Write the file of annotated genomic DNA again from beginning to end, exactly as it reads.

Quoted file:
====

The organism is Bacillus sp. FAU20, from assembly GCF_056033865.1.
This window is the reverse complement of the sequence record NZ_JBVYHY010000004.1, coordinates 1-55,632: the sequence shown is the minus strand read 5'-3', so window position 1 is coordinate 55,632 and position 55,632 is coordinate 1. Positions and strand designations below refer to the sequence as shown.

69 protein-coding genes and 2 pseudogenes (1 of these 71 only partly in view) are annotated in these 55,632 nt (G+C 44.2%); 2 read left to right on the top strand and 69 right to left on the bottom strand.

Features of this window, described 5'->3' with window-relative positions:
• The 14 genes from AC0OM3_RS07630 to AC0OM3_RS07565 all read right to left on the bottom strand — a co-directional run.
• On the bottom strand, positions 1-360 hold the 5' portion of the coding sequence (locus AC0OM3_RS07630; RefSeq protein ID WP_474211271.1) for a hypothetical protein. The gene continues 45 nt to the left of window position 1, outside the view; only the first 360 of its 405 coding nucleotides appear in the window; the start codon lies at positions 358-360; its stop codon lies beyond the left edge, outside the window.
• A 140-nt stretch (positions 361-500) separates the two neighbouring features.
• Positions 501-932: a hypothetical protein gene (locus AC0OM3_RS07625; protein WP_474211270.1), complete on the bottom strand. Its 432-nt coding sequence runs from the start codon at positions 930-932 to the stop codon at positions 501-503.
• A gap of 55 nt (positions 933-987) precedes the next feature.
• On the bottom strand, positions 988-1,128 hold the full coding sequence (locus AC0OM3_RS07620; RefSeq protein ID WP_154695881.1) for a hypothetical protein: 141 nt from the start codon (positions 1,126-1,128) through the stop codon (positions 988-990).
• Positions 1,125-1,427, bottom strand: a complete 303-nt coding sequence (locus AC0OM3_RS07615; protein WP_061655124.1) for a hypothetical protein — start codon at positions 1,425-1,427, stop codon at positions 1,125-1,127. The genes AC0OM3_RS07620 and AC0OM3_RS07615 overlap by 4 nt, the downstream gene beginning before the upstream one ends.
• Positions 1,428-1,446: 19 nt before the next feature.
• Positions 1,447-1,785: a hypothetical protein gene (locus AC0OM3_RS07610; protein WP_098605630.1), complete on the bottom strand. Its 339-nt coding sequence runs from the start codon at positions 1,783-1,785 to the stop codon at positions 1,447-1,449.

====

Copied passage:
The organism is Bacillus sp. FAU20, from assembly GCF_056033865.1.
This window is the reverse complement of the sequence record NZ_JBVYHY010000004.1, coordinates 1-55,632: the sequence shown is the minus strand read 5'-3', so window position 1 is coordinate 55,632 and position 55,632 is coordinate 1. Positions and strand designations below refer to the sequence as shown.

69 protein-coding genes and 2 pseudogenes (1 of these 71 only partly in view) are annotated in these 55,632 nt (G+C 44.2%); 2 read left to right on the top strand and 69 right to left on the bottom strand.

Features of this window, described 5'->3' with window-relative positions:
• The 14 genes from AC0OM3_RS07630 to AC0OM3_RS07565 all read right to left on the bottom strand — a co-directional run.
• On the bottom strand, positions 1-360 hold the 5' portion of the coding sequence (locus AC0OM3_RS07630; RefSeq protein ID WP_474211271.1) for a hypothetical protein. The gene continues 45 nt to the left of window position 1, outside the view; only the first 360 of its 405 coding nucleotides appear in the window; the start codon lies at positions 358-360; its stop codon lies beyond the left edge, outside the window.
• A 140-nt stretch (positions 361-500) separates the two neighbouring features.
• Positions 501-932: a hypothetical protein gene (locus AC0OM3_RS07625; protein WP_474211270.1), complete on the bottom strand. Its 432-nt coding sequence runs from the start codon at positions 930-932 to the stop codon at positions 501-503.
• A gap of 55 nt (positions 933-987) precedes the next feature.
• On the bottom strand, positions 988-1,128 hold the full coding sequence (locus AC0OM3_RS07620; RefSeq protein ID WP_154695881.1) for a hypothetical protein: 141 nt from the start codon (positions 1,126-1,128) through the stop codon (positions 988-990).
• Positions 1,125-1,427, bottom strand: a complete 303-nt coding sequence (locus AC0OM3_RS07615; protein WP_061655124.1) for a hypothetical protein — start codon at positions 1,425-1,427, stop codon at positions 1,125-1,127. The genes AC0OM3_RS07620 and AC0OM3_RS07615 overlap by 4 nt, the downstream gene beginning before the upstream one ends.
• Positions 1,428-1,446: 19 nt before the next feature.
• Positions 1,447-1,785: a hypothetical protein gene (locus AC0OM3_RS07610; protein WP_098605630.1), complete on the bottom strand. Its 339-nt coding sequence runs from the start codon at positions 1,783-1,785 to the stop codon at positions 1,447-1,449.